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Gunman kills 4 at Israeli bank

JERUSALEM - A gunman stormed into a bank in the southern Israeli city of Beersheba on Monday, killing four people and taking a hostage before killing himself, police said.

Police initially suspected a bungled bank robbery, but later changed their assessment. They identified the gunman as a former military officer who had fallen on hard times financially. The 40-year-old man arrived at the bank to withdraw money and settle a debt, police said.

He reportedly got into an argument with the bank manager and came back an hour later with a handgun that was licensed to him and opened fire. The dead included the bank manager, his deputy, and two clients. Four other people were wounded, one seriously.

After the shooting rampage, the man then took a woman hostage and held her for an hour in the bathroom before turning the gun on himself. National Police Chief Yohanan Danino told reporters: "The murderer came in with an intention to shoot."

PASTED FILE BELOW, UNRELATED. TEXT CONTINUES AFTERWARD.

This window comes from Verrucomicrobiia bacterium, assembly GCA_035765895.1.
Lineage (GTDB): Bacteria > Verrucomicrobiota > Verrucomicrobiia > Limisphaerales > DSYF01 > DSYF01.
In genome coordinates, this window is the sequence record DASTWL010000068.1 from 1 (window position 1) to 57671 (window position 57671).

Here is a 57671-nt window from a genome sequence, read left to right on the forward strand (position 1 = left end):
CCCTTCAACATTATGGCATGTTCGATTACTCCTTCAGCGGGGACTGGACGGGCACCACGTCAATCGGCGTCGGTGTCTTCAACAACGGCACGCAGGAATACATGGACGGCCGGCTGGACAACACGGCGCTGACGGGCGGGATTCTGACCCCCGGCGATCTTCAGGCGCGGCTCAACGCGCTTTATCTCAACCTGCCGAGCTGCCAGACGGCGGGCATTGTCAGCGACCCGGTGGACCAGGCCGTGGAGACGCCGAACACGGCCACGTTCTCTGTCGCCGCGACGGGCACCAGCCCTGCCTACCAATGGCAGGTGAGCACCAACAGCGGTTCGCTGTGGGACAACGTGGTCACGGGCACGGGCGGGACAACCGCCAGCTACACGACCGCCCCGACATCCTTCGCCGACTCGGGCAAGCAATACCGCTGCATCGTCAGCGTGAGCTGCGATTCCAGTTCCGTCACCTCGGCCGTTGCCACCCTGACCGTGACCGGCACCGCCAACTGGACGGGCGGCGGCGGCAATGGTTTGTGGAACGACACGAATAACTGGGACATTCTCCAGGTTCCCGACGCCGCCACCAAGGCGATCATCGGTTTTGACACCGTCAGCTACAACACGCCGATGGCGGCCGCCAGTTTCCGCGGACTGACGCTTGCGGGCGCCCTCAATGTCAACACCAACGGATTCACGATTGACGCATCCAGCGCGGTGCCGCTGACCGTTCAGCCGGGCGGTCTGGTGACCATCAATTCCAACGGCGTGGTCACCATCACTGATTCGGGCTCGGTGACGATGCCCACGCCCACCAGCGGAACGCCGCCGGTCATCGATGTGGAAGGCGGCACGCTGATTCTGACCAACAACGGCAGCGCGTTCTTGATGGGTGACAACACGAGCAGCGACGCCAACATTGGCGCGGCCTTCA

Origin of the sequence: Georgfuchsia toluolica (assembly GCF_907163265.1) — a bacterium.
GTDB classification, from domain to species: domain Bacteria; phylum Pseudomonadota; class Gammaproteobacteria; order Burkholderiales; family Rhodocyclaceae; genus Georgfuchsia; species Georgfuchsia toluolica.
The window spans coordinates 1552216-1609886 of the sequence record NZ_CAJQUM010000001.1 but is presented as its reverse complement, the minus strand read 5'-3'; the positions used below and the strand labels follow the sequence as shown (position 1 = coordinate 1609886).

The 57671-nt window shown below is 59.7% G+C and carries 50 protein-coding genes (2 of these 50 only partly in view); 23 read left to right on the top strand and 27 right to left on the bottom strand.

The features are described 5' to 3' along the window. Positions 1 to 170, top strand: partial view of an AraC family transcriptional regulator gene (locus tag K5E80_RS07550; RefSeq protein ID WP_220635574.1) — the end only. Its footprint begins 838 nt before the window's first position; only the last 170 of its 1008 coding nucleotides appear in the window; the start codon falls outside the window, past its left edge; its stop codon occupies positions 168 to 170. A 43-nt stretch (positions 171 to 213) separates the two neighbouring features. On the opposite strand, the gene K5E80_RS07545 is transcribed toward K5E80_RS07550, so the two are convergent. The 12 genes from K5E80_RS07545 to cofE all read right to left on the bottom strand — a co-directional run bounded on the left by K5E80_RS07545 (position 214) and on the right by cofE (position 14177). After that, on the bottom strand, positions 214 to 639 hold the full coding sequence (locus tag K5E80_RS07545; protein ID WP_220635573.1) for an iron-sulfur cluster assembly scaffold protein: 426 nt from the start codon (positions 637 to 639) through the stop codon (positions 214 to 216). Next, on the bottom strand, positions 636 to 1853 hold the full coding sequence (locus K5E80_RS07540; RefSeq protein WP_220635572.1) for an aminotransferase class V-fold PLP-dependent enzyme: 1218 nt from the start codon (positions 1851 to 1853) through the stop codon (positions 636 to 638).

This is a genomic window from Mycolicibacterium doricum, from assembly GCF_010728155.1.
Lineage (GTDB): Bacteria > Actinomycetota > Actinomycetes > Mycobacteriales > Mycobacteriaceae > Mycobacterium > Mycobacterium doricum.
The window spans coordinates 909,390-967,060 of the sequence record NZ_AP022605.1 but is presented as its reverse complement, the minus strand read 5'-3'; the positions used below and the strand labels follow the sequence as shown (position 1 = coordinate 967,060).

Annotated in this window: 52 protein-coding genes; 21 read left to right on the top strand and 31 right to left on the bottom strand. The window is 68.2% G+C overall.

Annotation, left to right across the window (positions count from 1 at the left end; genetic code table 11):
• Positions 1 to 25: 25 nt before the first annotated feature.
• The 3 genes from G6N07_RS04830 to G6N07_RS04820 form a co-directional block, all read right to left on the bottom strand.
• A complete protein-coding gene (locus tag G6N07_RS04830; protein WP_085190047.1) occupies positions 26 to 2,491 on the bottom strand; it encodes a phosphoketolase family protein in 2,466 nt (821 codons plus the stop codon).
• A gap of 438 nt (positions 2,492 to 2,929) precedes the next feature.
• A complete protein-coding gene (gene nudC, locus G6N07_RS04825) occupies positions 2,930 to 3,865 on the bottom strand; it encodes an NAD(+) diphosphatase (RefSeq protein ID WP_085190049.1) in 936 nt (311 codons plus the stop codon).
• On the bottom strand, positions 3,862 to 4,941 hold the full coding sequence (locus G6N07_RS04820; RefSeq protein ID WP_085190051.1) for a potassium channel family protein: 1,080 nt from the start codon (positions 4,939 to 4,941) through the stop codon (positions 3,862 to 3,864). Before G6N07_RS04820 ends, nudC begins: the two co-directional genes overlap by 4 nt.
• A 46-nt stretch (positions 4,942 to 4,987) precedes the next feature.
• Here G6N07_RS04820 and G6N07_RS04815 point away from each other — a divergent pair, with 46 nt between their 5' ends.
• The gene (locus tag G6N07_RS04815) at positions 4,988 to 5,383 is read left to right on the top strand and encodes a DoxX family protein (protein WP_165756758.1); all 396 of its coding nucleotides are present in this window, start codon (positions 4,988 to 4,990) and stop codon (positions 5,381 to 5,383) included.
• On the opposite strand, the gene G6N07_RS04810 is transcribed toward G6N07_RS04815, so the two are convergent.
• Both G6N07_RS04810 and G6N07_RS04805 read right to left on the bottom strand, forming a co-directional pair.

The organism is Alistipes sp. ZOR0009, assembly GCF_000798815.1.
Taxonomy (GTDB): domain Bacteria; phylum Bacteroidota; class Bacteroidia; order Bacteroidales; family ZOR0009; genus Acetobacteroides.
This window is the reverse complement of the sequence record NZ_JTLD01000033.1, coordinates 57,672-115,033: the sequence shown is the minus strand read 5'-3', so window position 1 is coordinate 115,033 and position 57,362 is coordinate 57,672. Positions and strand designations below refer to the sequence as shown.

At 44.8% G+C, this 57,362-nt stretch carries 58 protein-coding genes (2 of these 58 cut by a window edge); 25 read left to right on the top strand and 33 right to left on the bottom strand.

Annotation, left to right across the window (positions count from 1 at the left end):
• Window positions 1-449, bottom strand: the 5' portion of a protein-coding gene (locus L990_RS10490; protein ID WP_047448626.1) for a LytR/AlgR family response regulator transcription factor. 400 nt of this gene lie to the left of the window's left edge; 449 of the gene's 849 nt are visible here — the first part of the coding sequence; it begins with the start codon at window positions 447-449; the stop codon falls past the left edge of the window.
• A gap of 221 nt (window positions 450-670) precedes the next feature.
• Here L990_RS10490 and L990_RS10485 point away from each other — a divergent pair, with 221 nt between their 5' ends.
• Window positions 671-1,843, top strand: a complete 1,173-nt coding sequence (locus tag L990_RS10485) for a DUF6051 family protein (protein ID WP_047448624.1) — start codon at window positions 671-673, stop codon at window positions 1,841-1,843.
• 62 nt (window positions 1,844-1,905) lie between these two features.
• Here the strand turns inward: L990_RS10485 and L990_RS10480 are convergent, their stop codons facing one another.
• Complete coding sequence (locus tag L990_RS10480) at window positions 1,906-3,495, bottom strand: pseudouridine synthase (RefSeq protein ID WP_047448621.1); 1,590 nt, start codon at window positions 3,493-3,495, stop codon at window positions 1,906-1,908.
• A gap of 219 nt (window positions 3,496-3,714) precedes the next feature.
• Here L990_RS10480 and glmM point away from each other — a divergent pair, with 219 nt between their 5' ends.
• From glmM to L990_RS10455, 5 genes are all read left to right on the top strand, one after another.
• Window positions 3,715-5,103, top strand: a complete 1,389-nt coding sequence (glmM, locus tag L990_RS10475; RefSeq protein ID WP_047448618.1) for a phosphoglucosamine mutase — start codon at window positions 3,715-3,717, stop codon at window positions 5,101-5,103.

- AP

Russia says it thwarted attack

MOSCOW - Russia's counterterrorism agency said Monday that its special forces killed two militants and detained a third believed to have been planning a terrorist act in Moscow.

A spokesman for the National Anti-Terrorist Committee, known as NAK, said on state television that the militants were Russian citizens who had received training along the Afghanistan-Pakistan border. They were not identified.

NAK spokesman Dmitry Pavlov said special forces surrounded the building where the militants were holed up in the Moscow suburb of Orekhovo-Zuevo and ordered them to surrender, but instead the militants opened fire. He said one of the special forces was slightly wounded in the operation. It was not clear when the operation took place. - AP

Morsi orders troops to Sinai

CAIRO - Egyptian President Mohammed Morsi ordered army reinforcements to the restive Sinai on Monday amid rising tensions there over the kidnapping of seven soldiers by suspected Islamist militants.

In a break from past practices, Morsi said he would not negotiate with kidnappers, which some interpreted as an effort by the beleaguered president to appear tough in the face of his falling popularity and a general decline in security across the country.

Presidential spokesman Omar Amer dodged a question about whether Morsi's stance was for political purposes. "We are proceeding as we are," Amer said. But he also said that "all options are on the table to free the kidnapped soldiers."

- McClatchy Newspapers